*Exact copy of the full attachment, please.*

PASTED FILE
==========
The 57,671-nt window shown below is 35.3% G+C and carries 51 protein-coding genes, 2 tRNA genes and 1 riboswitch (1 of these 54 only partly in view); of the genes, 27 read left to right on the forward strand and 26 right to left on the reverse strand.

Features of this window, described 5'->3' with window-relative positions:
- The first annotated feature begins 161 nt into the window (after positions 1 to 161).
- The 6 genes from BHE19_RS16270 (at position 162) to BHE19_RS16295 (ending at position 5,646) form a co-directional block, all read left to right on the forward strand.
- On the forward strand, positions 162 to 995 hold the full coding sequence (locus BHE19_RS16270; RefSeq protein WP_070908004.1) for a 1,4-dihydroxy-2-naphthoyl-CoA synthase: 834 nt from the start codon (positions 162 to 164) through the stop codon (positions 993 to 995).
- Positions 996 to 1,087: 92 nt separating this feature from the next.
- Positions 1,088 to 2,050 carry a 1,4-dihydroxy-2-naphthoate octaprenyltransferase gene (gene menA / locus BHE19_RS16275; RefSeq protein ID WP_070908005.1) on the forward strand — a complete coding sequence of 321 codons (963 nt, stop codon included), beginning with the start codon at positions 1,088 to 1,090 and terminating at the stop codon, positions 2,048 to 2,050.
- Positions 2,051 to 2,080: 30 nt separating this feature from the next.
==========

The 57,671-nt window shown below is 35.3% G+C and carries 51 protein-coding genes, 2 tRNA genes and 1 riboswitch (1 of these 54 only partly in view); of the genes, 27 read left to right on the forward strand and 26 right to left on the reverse strand.

Features of this window, described 5'->3' with window-relative positions:
- The first annotated feature begins 161 nt into the window (after positions 1 to 161).
- The 6 genes from BHE19_RS16270 (at position 162) to BHE19_RS16295 (ending at position 5,646) form a co-directional block, all read left to right on the forward strand.
- On the forward strand, positions 162 to 995 hold the full coding sequence (locus BHE19_RS16270; RefSeq protein WP_070908004.1) for a 1,4-dihydroxy-2-naphthoyl-CoA synthase: 834 nt from the start codon (positions 162 to 164) through the stop codon (positions 993 to 995).
- Positions 996 to 1,087: 92 nt separating this feature from the next.
- Positions 1,088 to 2,050 carry a 1,4-dihydroxy-2-naphthoate octaprenyltransferase gene (gene menA / locus BHE19_RS16275; RefSeq protein ID WP_070908005.1) on the forward strand — a complete coding sequence of 321 codons (963 nt, stop codon included), beginning with the start codon at positions 1,088 to 1,090 and terminating at the stop codon, positions 2,048 to 2,050.
- Positions 2,051 to 2,080: 30 nt separating this feature from the next.